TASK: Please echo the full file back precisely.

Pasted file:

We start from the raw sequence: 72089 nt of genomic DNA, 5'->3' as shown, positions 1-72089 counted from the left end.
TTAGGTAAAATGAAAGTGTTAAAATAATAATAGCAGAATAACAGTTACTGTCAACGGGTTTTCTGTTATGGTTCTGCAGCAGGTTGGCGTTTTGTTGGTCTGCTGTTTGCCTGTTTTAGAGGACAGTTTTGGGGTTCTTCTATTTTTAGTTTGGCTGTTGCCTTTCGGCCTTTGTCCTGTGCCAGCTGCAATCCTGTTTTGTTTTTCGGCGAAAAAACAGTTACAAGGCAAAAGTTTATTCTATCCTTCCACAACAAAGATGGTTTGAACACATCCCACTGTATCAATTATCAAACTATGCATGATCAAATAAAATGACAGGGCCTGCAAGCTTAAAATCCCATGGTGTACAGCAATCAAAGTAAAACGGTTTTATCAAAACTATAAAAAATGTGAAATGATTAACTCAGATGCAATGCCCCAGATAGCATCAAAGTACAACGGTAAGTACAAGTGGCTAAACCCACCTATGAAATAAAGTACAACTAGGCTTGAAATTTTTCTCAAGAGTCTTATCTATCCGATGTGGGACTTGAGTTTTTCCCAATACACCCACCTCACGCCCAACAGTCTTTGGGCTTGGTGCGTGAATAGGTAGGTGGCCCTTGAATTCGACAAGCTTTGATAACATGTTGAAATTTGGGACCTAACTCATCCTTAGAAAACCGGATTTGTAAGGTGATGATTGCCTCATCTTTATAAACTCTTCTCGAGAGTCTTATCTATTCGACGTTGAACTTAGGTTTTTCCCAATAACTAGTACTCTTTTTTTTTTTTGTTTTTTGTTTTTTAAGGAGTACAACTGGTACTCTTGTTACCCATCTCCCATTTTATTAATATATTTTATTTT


We start from the raw sequence: 72089 nt of genomic DNA, 5'->3' as shown, positions 1-72089 counted from the left end.
TTAGGTAAAATGAAAGTGTTAAAATAATAATAGCAGAATAACAGTTACTGTCAACGGGTTTTCTGTTATGGTTCTGCAGCAGGTTGGCGTTTTGTTGGTCTGCTGTTTGCCTGTTTTAGAGGACAGTTTTGGGGTTCTTCTATTTTTAGTTTGGCTGTTGCCTTTCGGCCTTTGTCCTGTGCCAGCTGCAATCCTGTTTTGTTTTTCGGCGAAAAAACAGTTACAAGGCAAAAGTTTATTCTATCCTTCCACAACAAAGATGGTTTGAACACATCCCACTGTATCAATTATCAAACTATGCATGATCAAATAAAATGACAGGGCCTGCAAGCTTAAAATCCCATGGTGTACAGCAATCAAAGTAAAACGGTTTTATCAAAACTATAAAAAATGTGAAATGATTAACTCAGATGCAATGCCCCAGATAGCATCAAAGTACAACGGTAAGTACAAGTGGCTAAACCCACCTATGAAATAAAGTACAACTAGGCTTGAAATTTTTCTCAAGAGTCTTATCTATCCGATGTGGGACTTGAGTTTTTCCCAATACACCCACCTCACGCCCAACAGTCTTTGGGCTTGGTGCGTGAATAGGTAGGTGGCCCTTGAATTCGACAAGCTTTGATAACATGTTGAAATTTGGGACCTAACTCATCCTTAGAAAACCGGATTTGTAAGGTGATGATTGCCTCATCTTTATAAACTCTTCTCGAGAGTCTTATCTATTCGACGTTGAACTTAGGTTTTTCCCAATAACTAGTACTCTTTTTTTTTTTTGTTTTTTGTTTTTTAAGGAGTACAACTGGTACTCTTGTTACCCATCTCCCATTTTATTAATATATTTTATTTT